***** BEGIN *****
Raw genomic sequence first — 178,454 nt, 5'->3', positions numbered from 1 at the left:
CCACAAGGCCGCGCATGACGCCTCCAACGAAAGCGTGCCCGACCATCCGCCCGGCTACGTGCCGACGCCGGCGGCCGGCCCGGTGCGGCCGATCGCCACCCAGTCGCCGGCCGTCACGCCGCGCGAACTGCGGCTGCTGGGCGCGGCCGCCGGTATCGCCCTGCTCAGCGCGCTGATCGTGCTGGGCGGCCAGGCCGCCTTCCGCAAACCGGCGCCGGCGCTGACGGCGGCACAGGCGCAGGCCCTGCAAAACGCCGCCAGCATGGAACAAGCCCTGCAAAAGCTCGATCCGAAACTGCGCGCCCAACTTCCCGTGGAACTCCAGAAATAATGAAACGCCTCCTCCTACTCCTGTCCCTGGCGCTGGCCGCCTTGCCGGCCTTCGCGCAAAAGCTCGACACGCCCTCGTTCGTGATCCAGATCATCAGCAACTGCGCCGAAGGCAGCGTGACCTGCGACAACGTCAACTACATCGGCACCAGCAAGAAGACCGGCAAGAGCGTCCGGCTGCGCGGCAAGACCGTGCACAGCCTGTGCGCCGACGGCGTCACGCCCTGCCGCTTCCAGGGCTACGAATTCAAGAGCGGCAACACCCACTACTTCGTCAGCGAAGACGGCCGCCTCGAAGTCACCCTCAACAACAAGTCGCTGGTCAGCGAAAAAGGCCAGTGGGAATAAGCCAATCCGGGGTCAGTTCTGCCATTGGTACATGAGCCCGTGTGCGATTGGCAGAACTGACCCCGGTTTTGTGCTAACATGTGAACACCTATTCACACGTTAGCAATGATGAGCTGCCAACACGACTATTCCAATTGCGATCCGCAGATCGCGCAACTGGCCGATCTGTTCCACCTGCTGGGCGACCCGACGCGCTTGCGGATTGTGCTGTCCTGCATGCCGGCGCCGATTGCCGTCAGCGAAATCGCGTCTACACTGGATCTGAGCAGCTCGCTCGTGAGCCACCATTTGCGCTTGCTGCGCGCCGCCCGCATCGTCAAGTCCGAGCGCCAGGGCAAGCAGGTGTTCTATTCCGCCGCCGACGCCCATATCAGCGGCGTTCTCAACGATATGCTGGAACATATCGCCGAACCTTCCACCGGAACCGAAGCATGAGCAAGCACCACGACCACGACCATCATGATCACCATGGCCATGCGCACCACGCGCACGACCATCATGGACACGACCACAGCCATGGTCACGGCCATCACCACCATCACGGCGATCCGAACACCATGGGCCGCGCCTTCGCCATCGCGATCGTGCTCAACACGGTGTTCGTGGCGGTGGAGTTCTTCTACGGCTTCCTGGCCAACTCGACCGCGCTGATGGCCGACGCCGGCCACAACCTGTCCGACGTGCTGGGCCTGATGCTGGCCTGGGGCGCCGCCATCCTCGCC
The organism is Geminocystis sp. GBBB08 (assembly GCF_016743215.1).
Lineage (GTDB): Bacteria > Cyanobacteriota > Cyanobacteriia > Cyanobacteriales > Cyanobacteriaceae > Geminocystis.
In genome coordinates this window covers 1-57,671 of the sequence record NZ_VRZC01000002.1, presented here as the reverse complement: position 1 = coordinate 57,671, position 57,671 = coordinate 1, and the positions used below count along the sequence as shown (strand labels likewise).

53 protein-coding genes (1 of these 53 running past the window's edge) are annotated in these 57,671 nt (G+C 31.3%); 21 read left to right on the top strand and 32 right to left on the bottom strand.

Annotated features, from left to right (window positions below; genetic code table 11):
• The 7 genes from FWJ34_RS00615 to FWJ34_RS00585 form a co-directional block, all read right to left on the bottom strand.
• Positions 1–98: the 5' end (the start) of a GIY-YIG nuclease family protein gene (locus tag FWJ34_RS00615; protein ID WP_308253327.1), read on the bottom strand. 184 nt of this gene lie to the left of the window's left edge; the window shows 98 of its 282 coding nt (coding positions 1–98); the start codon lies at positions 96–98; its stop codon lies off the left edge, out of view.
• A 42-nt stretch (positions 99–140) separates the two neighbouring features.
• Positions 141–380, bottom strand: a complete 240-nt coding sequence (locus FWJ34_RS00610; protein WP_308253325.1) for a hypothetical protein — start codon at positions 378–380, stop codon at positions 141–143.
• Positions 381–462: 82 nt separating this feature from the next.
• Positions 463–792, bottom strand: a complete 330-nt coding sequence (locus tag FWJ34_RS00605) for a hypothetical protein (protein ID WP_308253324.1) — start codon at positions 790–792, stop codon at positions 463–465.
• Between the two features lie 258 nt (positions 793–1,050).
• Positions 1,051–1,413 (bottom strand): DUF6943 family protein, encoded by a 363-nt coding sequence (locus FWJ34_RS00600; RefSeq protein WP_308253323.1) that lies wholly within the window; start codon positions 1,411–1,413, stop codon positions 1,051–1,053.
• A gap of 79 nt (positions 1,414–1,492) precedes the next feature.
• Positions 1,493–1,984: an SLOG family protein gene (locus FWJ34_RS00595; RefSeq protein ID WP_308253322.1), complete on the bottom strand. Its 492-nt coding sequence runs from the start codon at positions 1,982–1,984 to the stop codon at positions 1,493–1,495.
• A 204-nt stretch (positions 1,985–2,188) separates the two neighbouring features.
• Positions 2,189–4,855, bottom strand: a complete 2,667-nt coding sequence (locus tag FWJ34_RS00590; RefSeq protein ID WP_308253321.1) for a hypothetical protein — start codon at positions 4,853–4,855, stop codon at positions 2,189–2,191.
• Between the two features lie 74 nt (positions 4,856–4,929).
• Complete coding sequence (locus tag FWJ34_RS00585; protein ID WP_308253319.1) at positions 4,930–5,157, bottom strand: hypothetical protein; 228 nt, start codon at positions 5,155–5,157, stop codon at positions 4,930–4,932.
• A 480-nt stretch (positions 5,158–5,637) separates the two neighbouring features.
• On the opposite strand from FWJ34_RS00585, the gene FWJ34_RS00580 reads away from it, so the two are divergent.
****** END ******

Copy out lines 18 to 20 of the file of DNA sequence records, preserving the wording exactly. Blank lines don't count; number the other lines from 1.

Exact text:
• A 204-nt stretch (positions 1,985–2,188) separates the two neighbouring features.
• Positions 2,189–4,855, bottom strand: a complete 2,667-nt coding sequence (locus tag FWJ34_RS00590; RefSeq protein ID WP_308253321.1) for a hypothetical protein — start codon at positions 4,853–4,855, stop codon at positions 2,189–2,191.
• Between the two features lie 74 nt (positions 4,856–4,929).